Men are on their best behaviour and more likely to commit acts of generosity when there are attractive women in the vicinity, research has revealed.
What’s more, the more attractive the women, the more selfless acts the man will commit.
The researchers, led by Dr Wendy Iredale of Sheffield Hallam University and Mark Van Vugt of the VU University in Amseterdam and the University of Oxford, conducted two experiments.
In the first study, 65 men and 65 women with an average age of 21 anonymously played a game in which they could donate money via a computer program to a group fund, ScienceDaily reports.
The donations were selfless as the participant would not necessarily benefit from them but all other players would.
While playing the game, each participant was observed by either an attractive man or an attractive woman.
The study, published in the British Journal of Psychology, found that the male players did more good deeds when observed by the woman. But there was no parallel effect for the women. They did the same number of deeds regardless of the sex of the person observing them.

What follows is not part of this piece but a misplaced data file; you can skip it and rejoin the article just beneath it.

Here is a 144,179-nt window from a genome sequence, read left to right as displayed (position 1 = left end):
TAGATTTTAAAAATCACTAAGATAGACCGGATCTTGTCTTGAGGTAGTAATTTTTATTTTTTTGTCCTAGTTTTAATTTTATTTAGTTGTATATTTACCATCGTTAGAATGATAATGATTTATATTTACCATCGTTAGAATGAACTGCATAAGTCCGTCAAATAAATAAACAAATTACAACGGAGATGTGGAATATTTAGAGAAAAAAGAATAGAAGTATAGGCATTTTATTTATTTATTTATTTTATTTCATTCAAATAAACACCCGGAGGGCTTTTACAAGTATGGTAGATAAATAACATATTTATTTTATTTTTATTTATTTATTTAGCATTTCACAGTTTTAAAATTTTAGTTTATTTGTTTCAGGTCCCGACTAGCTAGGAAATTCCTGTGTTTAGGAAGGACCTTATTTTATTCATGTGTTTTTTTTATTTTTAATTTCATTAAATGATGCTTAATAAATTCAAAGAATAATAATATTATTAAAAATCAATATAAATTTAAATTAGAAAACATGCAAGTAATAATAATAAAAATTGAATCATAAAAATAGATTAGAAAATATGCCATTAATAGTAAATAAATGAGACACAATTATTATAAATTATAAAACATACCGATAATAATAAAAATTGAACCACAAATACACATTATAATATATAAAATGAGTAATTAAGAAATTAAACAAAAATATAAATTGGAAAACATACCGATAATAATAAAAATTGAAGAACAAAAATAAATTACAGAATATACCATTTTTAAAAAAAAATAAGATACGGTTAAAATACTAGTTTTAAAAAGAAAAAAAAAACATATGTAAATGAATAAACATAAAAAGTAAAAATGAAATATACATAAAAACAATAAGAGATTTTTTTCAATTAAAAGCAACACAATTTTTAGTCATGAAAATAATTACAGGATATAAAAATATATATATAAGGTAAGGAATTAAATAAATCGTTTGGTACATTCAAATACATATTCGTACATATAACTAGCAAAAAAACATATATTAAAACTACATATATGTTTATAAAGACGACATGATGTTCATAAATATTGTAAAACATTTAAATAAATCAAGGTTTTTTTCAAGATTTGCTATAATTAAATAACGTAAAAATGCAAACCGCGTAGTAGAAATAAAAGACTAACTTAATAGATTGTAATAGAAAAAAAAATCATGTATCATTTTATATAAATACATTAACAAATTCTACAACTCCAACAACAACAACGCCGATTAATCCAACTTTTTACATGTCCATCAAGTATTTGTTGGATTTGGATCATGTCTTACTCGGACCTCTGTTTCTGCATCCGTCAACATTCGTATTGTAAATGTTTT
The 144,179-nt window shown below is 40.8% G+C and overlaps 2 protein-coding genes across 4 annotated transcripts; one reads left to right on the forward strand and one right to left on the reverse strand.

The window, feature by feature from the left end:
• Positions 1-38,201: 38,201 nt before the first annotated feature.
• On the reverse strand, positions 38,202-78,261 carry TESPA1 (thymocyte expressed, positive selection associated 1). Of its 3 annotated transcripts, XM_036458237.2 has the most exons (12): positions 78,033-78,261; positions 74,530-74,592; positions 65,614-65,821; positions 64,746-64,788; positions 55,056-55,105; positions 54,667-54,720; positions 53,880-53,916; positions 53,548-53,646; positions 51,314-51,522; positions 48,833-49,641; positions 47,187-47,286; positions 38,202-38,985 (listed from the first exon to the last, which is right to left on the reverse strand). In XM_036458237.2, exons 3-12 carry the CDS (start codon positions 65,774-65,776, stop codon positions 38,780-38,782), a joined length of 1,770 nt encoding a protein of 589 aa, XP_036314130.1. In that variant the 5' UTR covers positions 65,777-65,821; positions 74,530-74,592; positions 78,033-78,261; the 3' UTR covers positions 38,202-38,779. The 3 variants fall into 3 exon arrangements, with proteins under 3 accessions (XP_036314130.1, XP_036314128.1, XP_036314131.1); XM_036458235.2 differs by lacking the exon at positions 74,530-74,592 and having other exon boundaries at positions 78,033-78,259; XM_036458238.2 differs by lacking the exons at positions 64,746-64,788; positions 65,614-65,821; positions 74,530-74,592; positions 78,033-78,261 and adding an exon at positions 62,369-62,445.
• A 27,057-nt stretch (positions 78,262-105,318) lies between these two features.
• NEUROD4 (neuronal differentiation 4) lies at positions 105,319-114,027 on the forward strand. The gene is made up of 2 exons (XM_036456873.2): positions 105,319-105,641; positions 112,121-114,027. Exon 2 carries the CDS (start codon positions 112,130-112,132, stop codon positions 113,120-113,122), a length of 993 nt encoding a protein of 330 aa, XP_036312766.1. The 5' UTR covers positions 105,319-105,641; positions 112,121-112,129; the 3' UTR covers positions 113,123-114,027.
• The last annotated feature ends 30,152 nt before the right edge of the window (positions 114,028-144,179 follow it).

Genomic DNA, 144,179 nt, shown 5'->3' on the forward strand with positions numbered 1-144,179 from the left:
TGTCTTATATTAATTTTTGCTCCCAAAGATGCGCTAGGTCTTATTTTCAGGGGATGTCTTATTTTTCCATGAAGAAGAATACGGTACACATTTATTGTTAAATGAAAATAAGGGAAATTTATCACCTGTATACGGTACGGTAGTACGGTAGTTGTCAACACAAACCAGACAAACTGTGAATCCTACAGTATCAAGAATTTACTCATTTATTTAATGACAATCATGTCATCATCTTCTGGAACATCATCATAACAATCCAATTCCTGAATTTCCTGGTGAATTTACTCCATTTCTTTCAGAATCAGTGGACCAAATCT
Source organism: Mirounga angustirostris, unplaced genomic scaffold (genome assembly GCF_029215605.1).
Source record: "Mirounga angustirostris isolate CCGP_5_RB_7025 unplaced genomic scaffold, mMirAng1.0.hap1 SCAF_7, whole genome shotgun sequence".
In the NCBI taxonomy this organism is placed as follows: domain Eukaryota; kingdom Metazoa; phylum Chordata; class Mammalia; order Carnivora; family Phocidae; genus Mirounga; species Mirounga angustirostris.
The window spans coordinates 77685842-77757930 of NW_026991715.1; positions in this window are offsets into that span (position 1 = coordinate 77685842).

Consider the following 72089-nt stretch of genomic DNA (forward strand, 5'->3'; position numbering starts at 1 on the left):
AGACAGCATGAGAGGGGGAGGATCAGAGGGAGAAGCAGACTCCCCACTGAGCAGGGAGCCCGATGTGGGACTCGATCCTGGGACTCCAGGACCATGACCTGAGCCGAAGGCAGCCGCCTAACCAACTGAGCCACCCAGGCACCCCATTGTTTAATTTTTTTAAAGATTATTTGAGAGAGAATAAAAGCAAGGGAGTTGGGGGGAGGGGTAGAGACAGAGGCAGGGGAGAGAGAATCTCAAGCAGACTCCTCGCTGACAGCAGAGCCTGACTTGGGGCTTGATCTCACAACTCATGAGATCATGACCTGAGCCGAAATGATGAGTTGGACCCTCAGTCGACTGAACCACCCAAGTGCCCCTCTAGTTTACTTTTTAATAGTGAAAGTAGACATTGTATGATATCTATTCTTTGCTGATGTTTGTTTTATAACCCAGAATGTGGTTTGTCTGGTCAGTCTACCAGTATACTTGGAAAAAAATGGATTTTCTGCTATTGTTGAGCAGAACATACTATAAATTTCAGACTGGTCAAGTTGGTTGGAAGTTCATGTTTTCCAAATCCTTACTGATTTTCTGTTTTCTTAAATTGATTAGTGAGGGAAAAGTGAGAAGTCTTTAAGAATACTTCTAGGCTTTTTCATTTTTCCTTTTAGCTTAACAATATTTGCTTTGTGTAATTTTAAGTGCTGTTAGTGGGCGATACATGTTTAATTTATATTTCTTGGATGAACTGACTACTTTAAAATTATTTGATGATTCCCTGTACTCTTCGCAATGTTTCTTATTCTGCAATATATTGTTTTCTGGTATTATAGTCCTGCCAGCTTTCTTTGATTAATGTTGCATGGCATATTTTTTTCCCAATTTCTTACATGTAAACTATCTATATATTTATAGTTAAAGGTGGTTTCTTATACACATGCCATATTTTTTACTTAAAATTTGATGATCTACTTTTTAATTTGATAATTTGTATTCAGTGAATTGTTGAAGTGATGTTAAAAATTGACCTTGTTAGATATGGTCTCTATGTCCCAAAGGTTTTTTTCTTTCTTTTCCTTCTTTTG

In the second experiment, groups of men were asked to make a number of public donations. When observed by an attractive female the number of donations not only increased but the men competed with each other.
Researchers said men instinctively changed their behaviour in the presence of attractive women to boost their chances of securing a mate by appearing kinder, the Telegraph reports.
Dr Iredale said: "The research shows that good deeds among men increase when presented with an opportunity to copulate. Theoretically, this suggests that a good deed is the human equivalent of the peacock's tail. Practically, this research shows how societies can encourage selfless acts."
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